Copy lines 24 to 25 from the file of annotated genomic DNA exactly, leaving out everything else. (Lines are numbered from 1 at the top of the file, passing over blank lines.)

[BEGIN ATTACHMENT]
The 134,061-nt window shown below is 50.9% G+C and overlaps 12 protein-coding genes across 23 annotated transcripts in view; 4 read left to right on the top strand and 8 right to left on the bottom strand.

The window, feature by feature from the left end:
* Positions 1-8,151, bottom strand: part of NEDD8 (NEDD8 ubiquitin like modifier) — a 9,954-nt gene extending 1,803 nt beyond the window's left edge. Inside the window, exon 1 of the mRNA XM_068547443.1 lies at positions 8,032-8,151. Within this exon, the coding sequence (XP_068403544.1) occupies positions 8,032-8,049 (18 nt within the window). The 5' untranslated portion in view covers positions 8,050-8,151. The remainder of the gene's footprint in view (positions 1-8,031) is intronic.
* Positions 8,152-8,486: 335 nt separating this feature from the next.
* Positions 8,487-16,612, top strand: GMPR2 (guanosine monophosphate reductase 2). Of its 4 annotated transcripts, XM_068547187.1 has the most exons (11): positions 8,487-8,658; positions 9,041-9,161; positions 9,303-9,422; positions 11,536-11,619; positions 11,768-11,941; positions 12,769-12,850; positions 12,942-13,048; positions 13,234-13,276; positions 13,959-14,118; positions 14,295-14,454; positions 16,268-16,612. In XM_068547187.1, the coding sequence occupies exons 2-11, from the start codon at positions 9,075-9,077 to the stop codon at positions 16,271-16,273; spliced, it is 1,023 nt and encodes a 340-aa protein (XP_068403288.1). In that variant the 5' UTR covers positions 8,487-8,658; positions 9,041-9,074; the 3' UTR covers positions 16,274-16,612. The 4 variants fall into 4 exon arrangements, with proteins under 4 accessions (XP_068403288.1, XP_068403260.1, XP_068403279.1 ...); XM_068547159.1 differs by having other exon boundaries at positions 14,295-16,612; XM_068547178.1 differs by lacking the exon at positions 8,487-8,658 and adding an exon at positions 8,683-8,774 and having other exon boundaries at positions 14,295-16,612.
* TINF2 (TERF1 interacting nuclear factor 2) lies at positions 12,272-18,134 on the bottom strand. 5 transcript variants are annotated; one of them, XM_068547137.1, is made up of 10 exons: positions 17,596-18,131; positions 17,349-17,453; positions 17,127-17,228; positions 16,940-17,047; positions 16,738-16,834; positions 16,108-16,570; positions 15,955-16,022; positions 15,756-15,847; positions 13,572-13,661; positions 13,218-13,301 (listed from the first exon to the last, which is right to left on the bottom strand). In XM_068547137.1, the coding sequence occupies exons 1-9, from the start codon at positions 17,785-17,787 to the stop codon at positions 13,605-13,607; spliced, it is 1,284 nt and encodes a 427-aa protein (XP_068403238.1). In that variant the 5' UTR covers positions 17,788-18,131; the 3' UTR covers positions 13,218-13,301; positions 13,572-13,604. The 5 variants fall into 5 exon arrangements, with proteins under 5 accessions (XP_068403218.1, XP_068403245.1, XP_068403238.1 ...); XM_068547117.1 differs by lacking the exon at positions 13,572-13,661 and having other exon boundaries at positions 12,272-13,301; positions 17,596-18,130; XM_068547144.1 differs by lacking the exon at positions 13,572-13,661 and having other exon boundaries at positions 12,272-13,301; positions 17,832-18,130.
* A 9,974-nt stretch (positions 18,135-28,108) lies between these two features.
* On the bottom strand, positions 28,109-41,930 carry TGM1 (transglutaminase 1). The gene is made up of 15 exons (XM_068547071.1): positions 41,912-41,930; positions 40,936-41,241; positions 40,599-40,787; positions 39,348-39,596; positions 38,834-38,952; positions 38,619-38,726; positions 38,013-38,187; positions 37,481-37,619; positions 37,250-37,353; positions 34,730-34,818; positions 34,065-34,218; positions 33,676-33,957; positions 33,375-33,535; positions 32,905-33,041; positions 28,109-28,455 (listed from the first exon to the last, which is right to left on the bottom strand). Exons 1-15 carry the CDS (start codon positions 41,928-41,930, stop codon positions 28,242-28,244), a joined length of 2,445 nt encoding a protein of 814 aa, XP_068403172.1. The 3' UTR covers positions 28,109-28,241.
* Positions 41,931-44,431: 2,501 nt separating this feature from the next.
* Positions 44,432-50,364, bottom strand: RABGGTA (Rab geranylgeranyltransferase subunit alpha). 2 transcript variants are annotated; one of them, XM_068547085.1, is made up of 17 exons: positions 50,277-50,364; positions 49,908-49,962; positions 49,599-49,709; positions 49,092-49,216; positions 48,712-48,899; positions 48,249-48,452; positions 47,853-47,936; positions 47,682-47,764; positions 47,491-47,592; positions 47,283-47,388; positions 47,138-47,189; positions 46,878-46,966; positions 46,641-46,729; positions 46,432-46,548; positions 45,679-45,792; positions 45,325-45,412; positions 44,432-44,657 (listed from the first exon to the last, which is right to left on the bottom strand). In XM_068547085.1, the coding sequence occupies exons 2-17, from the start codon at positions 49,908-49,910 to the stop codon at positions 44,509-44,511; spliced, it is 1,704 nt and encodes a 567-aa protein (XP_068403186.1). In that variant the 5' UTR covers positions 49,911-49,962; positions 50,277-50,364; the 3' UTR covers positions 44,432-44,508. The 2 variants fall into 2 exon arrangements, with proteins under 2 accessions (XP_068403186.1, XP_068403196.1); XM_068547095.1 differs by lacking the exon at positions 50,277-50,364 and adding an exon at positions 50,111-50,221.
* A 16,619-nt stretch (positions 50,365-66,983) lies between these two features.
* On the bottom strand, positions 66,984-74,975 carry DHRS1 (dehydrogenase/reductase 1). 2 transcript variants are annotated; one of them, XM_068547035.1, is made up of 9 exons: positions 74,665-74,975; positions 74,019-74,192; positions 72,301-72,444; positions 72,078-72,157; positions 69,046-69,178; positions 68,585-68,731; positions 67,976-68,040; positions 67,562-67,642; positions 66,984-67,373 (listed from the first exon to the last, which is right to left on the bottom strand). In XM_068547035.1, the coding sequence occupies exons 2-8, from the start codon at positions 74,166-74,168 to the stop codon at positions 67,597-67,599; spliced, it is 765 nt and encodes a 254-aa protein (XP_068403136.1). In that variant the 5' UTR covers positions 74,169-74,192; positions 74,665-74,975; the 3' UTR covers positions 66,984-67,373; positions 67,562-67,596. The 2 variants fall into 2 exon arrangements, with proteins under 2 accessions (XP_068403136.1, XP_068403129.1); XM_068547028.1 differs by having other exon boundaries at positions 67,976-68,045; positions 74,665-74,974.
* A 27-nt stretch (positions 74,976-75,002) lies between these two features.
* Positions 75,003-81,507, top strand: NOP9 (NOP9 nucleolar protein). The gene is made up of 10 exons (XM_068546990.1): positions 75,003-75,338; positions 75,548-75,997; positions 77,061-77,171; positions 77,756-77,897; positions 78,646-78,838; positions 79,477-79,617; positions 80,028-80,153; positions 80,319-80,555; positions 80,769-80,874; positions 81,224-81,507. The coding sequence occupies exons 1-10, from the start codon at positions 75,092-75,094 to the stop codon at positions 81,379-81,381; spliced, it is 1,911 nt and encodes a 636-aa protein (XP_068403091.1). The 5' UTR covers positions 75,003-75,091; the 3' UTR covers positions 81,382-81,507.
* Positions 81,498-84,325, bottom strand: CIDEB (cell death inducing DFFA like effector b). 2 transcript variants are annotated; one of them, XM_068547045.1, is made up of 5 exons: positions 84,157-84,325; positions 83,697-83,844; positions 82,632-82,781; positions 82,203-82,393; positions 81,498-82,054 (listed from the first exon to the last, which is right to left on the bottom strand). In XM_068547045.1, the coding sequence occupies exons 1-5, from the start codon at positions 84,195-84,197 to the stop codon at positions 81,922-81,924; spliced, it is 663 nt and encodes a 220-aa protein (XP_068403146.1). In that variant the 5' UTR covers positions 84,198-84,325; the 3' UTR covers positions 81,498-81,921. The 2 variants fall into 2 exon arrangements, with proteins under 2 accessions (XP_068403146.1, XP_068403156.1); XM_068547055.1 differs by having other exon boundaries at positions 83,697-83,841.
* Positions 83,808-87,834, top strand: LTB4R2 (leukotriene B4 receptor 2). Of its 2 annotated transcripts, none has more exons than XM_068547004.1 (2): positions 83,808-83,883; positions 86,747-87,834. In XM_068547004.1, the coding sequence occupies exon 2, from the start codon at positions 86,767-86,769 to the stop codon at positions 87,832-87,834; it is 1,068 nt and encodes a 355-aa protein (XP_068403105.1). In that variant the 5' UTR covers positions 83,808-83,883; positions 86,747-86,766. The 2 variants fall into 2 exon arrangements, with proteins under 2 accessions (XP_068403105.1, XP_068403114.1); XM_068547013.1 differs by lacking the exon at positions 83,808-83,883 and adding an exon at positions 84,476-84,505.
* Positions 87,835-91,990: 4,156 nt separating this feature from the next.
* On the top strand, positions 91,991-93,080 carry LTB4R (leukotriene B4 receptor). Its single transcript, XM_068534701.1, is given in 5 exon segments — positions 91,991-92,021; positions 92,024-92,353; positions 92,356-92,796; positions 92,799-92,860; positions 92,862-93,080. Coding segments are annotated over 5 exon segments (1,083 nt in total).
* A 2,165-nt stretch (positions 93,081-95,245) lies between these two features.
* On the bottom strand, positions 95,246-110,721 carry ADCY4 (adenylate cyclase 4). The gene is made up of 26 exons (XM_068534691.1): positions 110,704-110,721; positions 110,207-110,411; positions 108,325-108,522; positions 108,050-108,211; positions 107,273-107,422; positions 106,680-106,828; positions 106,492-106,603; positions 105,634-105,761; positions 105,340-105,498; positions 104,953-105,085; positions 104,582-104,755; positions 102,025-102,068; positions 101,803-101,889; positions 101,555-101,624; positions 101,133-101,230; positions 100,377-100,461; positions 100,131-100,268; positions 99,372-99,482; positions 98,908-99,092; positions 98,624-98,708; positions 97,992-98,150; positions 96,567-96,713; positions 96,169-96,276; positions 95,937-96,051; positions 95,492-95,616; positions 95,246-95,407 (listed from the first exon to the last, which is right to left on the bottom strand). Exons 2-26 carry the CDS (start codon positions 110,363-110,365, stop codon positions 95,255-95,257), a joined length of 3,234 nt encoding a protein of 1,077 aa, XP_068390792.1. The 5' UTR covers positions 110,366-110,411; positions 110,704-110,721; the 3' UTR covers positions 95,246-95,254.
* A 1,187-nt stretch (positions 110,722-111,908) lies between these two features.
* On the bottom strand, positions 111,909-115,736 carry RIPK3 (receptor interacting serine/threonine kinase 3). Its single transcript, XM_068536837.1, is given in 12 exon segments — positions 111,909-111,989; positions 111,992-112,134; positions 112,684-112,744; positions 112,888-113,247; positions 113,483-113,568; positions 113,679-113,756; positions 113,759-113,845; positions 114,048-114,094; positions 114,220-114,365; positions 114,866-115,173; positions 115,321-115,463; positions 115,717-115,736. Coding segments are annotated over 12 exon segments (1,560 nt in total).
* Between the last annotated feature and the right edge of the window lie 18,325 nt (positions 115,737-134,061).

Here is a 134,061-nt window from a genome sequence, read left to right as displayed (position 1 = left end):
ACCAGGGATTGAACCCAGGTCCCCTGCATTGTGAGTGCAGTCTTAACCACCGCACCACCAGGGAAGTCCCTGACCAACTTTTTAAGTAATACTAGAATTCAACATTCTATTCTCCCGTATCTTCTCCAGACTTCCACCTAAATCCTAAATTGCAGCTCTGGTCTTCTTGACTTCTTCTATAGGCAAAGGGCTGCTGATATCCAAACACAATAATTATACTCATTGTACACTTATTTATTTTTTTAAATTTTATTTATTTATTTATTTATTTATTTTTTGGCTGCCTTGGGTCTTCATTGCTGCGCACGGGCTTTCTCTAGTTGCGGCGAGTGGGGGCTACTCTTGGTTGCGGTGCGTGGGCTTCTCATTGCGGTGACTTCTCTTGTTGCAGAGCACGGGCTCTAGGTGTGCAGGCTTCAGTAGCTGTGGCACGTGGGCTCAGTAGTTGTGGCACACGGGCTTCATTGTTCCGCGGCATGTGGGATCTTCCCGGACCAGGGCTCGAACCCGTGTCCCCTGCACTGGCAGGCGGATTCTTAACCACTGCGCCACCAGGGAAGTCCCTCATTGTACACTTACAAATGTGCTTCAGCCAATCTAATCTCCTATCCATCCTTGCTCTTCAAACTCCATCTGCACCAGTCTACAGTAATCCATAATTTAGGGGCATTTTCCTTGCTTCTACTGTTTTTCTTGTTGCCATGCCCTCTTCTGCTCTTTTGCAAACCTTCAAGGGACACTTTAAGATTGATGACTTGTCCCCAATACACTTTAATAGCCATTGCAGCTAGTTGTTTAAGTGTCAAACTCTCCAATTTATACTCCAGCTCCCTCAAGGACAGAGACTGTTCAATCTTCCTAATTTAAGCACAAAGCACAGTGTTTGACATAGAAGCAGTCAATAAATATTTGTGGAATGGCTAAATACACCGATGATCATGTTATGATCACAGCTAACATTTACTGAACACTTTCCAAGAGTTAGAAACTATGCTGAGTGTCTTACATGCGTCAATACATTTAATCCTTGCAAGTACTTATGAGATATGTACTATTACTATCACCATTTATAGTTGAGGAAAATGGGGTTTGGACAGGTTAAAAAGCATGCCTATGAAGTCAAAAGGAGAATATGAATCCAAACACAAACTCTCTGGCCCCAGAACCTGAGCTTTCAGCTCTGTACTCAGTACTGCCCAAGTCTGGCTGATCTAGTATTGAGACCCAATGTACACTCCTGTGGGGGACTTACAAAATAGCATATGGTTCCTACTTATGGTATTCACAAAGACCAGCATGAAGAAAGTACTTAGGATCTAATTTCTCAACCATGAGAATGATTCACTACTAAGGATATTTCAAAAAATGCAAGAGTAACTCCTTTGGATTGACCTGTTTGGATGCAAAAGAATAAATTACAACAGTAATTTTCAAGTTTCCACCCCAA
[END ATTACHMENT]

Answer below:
Here is a 134,061-nt window from a genome sequence, read left to right as displayed (position 1 = left end):
ACCAGGGATTGAACCCAGGTCCCCTGCATTGTGAGTGCAGTCTTAACCACCGCACCACCAGGGAAGTCCCTGACCAACTTTTTAAGTAATACTAGAATTCAACATTCTATTCTCCCGTATCTTCTCCAGACTTCCACCTAAATCCTAAATTGCAGCTCTGGTCTTCTTGACTTCTTCTATAGGCAAAGGGCTGCTGATATCCAAACACAATAATTATACTCATTGTACACTTATTTATTTTTTTAAATTTTATTTATTTATTTATTTATTTATTTTTTGGCTGCCTTGGGTCTTCATTGCTGCGCACGGGCTTTCTCTAGTTGCGGCGAGTGGGGGCTACTCTTGGTTGCGGTGCGTGGGCTTCTCATTGCGGTGACTTCTCTTGTTGCAGAGCACGGGCTCTAGGTGTGCAGGCTTCAGTAGCTGTGGCACGTGGGCTCAGTAGTTGTGGCACACGGGCTTCATTGTTCCGCGGCATGTGGGATCTTCCCGGACCAGGGCTCGAACCCGTGTCCCCTGCACTGGCAGGCGGATTCTTAACCACTGCGCCACCAGGGAAGTCCCTCATTGTACACTTACAAATGTGCTTCAGCCAATCTAATCTCCTATCCATCCTTGCTCTTCAAACTCCATCTGCACCAGTCTACAGTAATCCATAATTTAGGGGCATTTTCCTTGCTTCTACTGTTTTTCTTGTTGCCATGCCCTCTTCTGCTCTTTTGCAAACCTTCAAGGGACACTTTAAGATTGATGACTTGTCCCCAATACACTTTAATAGCCATTGCAGCTAGTTGTTTAAGTGTCAAACTCTCCAATTTATACTCCAGCTCCCTCAAGGACAGAGACTGTTCAATCTTCCTAATTTAAGCACAAAGCACAGTGTTTGACATAGAAGCAGTCAATAAATATTTGTGGAATGGCTAAATACACCGATGATCATGTTATGATCACAGCTAACATTTACTGAACACTTTCCAAGAGTTAGAAACTATGCTGAGTGTCTTACATGCGTCAATACATTTAATCCTTGCAAGTACTTATGAGATATGTACTATTACTATCACCATTTATAGTTGAGGAAAATGGGGTTTGGACAGGTTAAAAAGCATGCCTATGAAGTCAAAAGGAGAATATGAATCCAAACACAAACTCTCTGGCCCCAGAACCTGAGCTTTCAGCTCTGTACTCAGTACTGCCCAAGTCTGGCTGATCTAGTATTGAGACCCAATGTACACTCCTGTGGGGGACTTACAAAATAGCATATGGTTCCTACTTATGGTATTCACAAAGACCAGCATGAAGAAAGTACTTAGGATCTAATTTCTCAACCATGAGAATGATTCACTACTAAGGATATTTCAAAAAATGCAAGAGTAACTCCTTTGGATTGACCTGTTTGGATGCAAAAGAATAAATTACAACAGTAATTTTCAAGTTTCCACCCCAA